Ultra-High Reynolds Number Flows Using Cryogenic Helium: An Overview.- Helium Flows at Ultra-High Reynolds and Rayleigh Numbers: Opportunities and Challenges.- European Large Scale Helium Refrigeration.- Cryogenic Wind Tunnels for Aerodynamic Testing.- Application of Magnetic Suspension and Balance Systems to Ultra-High Reynolds Number Facilities.- The Temperature and Pressure Dependencies of Fluid Properties: Implications for Achieving Ultra-High Rayleigh and Reynolds And Rayleigh Numbers.- Advanced Measurement Techniques for Flow Diagnostics.- Current Status of Particle Image Velocimetry and Laser Doppler Anemometry Instrumentation.- Application of a Laser Doppler Velocimeter and Some Visualization Methods to the Measurement of He II Thermo-Fluid Dynamic Phenomena.- Cryogenic Thermometry for Turbulence Research: An Overview.- Realization of a 107 Reynolds Number Helium Facility.- The Mean Velocity Profile in Turbulent Pipe Flow.- Instrument Development For High Reynolds Number Flows in Liquid Helium.- Free Thermal Convection in Low Temperature Helium Gas.- Buoyant Plumes and Internal Waves: Two Experiments in Turbulent Convection.- High-Rayleigh Number Turbulence of a Low Prandtl Number Fluid.- Recent Velocity Measurements in Turbulent Thermal Convection.- Convection in 3He-Superfluid-4He: A Novel System for Studying Convective Instabilities and Turbulence.- Experiments on Strong Turbulence: Do We Really Measure What We Say We Measure?.- Turbulent Mixing of a Passive Scalar.- A Brief Overview of the RHIC Cryogenic System.- High Reynolds Number Testing Requirements in (Civilian) Aeronautics.- Considerations For Small Detectors in High Reynolds Number Experiments.- Helium Gas Turbulence Experiments in Grenoble: Techniques and Results.- Turbulence Driven Between Counter-rotating Disks in Low Temperature Helium Gas.- Some Issues in Geophysical Turbulence and the Need for Accurate High Reynolds Number Measurements.- Does Fully-Developed Turbulence Exist?.- Hydrodynamic Turbulence: a 19th Century Problem with a Challenge for the 21st Century.- Are Scalings of Turbulence Universal?.- Vortex Lines in Non-Uniform Flows.- Modeling of Sea Storms on Cryogenic Installations.- Decay of Grid Turbulence in Superfluid 4He.- First Images of Controlled Convection in Liquid Helium.- High Reynolds number [R? = O (106)] Boundary Layer Turbulence in the Atmospheric Surface layer Above Western Utah's Salt Flats.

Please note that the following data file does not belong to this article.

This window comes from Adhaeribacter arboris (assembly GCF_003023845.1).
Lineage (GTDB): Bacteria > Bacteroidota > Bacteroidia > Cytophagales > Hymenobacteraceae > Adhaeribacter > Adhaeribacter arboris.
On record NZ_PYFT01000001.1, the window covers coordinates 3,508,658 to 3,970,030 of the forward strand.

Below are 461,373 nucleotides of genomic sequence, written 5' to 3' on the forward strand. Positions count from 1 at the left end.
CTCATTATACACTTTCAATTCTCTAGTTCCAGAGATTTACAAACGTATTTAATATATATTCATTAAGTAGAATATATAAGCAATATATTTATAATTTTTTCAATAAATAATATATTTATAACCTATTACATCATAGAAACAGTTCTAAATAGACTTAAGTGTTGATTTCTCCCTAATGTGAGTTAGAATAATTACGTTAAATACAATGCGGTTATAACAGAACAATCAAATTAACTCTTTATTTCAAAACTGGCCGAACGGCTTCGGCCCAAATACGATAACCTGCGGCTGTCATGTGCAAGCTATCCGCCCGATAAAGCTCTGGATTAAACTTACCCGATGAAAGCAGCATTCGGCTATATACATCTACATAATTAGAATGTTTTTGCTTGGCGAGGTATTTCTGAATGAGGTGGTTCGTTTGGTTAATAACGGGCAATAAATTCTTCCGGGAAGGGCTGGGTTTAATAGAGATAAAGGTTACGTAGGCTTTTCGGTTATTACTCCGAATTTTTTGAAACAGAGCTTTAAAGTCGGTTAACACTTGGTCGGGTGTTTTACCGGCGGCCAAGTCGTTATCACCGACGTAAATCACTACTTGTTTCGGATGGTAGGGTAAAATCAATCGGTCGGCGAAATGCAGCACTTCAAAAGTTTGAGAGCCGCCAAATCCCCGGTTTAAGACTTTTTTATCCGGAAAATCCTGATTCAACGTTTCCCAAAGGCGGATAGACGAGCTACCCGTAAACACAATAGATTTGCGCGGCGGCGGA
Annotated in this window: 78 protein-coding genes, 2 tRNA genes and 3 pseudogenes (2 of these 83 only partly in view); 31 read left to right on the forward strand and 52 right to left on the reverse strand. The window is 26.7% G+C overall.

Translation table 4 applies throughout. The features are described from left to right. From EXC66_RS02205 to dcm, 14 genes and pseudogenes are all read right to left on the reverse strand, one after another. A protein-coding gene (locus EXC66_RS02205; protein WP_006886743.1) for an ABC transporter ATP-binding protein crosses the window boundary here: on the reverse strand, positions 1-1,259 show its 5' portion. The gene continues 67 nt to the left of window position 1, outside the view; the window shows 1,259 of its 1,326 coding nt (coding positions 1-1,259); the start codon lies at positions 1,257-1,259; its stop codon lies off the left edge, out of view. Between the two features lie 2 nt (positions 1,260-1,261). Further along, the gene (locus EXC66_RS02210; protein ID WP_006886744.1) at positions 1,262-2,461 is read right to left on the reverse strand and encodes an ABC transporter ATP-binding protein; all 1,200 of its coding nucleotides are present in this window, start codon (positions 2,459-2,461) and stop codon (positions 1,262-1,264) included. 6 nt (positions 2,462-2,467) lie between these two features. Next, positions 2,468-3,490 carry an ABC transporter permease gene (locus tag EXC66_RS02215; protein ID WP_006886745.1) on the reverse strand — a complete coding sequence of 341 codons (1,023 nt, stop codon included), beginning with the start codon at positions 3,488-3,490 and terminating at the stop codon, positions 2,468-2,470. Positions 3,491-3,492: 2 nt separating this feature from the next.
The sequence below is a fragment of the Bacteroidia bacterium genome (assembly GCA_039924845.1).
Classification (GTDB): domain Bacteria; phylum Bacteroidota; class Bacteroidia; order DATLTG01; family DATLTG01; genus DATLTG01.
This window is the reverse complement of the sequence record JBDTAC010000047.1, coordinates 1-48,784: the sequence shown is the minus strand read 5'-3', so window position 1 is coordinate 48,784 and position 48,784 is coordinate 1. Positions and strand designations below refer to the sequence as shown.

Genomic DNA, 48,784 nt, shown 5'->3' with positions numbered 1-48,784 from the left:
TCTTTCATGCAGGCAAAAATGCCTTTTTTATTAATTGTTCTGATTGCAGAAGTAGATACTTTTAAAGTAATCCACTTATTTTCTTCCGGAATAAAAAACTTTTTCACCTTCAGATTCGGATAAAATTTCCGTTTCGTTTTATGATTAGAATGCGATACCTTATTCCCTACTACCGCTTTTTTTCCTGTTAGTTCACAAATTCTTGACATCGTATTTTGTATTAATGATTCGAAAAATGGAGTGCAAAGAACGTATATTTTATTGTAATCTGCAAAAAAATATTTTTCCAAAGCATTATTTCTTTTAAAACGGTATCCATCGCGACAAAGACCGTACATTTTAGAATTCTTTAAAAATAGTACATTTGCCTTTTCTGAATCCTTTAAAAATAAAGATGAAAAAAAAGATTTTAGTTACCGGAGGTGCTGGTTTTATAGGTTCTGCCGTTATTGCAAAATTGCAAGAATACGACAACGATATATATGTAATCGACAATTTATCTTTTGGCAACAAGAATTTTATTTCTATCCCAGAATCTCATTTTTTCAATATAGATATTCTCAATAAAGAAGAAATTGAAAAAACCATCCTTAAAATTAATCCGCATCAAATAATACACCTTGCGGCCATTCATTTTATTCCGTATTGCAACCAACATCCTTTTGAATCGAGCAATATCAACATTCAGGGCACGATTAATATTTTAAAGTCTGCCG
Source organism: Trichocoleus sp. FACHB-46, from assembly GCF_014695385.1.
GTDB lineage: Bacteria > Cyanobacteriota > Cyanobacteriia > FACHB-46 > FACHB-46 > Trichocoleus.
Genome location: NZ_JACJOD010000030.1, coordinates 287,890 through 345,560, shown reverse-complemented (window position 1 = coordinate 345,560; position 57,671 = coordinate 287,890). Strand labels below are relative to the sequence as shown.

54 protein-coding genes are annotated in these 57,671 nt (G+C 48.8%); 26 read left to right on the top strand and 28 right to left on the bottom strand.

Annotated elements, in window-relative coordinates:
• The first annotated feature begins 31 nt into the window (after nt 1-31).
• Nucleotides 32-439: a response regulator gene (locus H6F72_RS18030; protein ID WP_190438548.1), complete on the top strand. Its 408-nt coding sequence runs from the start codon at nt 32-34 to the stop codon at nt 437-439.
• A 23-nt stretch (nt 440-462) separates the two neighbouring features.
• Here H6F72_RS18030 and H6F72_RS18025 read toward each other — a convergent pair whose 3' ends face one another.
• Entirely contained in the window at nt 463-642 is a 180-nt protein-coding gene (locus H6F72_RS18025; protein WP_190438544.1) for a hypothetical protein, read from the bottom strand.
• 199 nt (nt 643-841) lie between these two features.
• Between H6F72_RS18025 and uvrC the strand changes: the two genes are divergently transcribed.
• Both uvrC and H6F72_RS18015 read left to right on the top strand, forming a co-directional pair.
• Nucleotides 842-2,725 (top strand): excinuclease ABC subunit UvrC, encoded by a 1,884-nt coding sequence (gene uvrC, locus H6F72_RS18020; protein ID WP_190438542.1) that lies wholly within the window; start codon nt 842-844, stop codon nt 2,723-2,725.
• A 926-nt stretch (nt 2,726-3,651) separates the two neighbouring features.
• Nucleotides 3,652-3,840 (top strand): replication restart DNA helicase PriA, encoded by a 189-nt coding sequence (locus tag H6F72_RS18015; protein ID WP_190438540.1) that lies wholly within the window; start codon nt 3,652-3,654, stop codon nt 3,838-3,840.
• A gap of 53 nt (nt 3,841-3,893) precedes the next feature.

Scientists have learned to use liquid and gaseous helium to overcome the limitations imposed by the usual wind and water tunnels for testing the performance of aircraft or the behavior of the atmosphere. This book covers fundamental studies of the turbulence problem, practical applications of turbulence, superfluid turbulence, cryogenic turbulence research, and new types of miniature flow instrumentation, all which are crucial for high Reynolds number research. This state-of-the-art presentation will interest physicists in fluid dynamics, engineers working with turbulent flows, and naval and aerospace engineers testing realistic parameter ranges.
Because of their extremely low viscosity, liquid helium and ultra-cold helium gas provide ideal media modeling flows that occur in a variety of extreme conditions, such as satellite reentry, where they are difficult to study. The refrigerators installed at several physics laboratories that supply liquid helium for particle accelerators (such as the one intended for the SSC in Texas or the one at Brookhaven National Laboratory) is so great that they can also supply cold helium for such fluid dynamics studies. This book surveys the challenges and prospects for such research. It will be of interest to physicist interested in fluid dynamics,